Sachi was such a great host. She rarely comes home. So she was sincerely excited to explore her hometown, visit relatives, and talk Mandaya—their own dialect that has a trace of Bisaya but not quite. The word most vivid in my head is “ampan.”
Sachi’s old house was uprooted, wrecked with hundreds of houses and trees during Pablo. I witnessed how she almost did a karoshi (I’m just exaggerating) to amass funding for the building of their new nest. She is your perfect daughter. And I play the demonic ate at work.
Cateel River is rather long, wide, and alive. Some fishermen were net-fishing. We were on our way to Tina, when we spotted this atong (dodong in Cebuano) across the river. It is his job to ferry locals living across for five pesos a person. It has been a while since Sachi rode one, while I just had one the day. So we had an instant river cruising.
The walking umbrellas amused me. I was talking with Nong Orpheus (Sachi’s father, the one holding his grandson) when these umbrellas passed by. The fence used to be the house’s roof. But it was too Pabloed for a roof.
We went to Santa Fe, the closest sea from their new place. These kids found the water delightful. They sometimes chased small fish. Sachi found the heat intolerable, so she walked around with a hood in a freakingly hot day. We found two men net-fishing, and Sachi shouted if they could get us some fresh “lato” (a type of edible seaweed.) A man resurfaced with a handful of “lato!” We had it for lunch.
While Sachi had her nails done by the bakery, I walked around looking for ice cream and banana cake. I saw this kid outside a beautiful pastel house. He seemed crying. On my way back, he was still there with his head down.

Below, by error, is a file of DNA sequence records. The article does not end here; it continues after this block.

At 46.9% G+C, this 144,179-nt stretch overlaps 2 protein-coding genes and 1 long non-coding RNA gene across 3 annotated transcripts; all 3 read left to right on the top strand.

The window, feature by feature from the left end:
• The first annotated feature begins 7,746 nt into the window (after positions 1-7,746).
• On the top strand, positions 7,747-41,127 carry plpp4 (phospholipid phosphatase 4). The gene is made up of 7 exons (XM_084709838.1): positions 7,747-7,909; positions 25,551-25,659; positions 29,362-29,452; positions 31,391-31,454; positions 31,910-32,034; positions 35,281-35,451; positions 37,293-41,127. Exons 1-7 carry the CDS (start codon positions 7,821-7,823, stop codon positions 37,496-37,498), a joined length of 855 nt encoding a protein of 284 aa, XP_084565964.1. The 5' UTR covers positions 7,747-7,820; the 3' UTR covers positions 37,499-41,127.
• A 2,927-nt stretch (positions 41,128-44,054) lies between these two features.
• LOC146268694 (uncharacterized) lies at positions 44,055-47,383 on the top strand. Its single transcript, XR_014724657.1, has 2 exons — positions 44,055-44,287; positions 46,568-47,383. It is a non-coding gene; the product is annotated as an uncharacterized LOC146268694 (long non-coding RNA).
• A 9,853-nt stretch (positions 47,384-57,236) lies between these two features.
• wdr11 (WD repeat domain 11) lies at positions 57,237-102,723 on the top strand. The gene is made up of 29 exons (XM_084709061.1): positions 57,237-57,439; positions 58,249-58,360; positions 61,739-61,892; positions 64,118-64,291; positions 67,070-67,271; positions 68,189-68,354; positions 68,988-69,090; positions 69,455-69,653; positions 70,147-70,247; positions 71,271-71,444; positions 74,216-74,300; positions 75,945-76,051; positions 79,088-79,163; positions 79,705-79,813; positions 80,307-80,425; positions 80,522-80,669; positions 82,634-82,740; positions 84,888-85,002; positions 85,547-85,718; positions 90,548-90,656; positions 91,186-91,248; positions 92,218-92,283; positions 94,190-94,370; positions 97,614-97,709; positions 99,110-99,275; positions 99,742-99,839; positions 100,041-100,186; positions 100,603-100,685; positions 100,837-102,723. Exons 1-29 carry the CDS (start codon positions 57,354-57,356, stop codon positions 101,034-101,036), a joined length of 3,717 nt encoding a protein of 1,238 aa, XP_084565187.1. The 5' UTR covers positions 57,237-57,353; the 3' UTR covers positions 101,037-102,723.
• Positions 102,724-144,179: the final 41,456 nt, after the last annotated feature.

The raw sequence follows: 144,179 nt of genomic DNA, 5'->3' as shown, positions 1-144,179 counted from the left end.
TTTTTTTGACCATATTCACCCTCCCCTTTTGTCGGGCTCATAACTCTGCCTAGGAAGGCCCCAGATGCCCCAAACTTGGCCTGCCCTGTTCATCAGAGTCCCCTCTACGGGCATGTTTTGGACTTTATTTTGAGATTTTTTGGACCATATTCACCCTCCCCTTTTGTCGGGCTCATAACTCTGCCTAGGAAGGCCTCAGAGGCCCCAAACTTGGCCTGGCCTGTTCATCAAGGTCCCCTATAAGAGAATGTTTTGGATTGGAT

It has been seven months already since Pablo wrecked Cateel and the neighboring towns. But its terror could still be seen and felt here and there. This house is by the park, still far from completion.
This boy was just somewhat goofing around inside the church. The priest performed a religious ceremony for a funeral. During the “Amahan Namo,” a song that requires one to hold hand with the other churchgoers or to have one’s hand heavenward, this boy straightened up.
I love how this vine drooped on the window. It looked like a natural curtain.
So I asked Sachi to take some frames of me here. Before I knew it, she directed my posture, my smile. Haha! I recently wore correctional braces, so my smile usually came off. I love this! Despite my duck face!
This sight is common in most parts of Mindanao. During my Surigao del Sur’s trip, the habal-habal driver said that these trees called falcata were actually farmed and harvested. But it is still heartbreaking to see a lot of trees like that: dead.
One of the farmers we met at the roadside. We were riding motorized (Cateel’s word for tricycle), when we saw farmers harvesting rice one dying afternoon. They actually loved posing in front of the cameras. But I wanted candid ones! Haha! Sachi tinkering my phone, waiting for me to finish my shutter craziness. The rice we eat looks like this. Beautiful.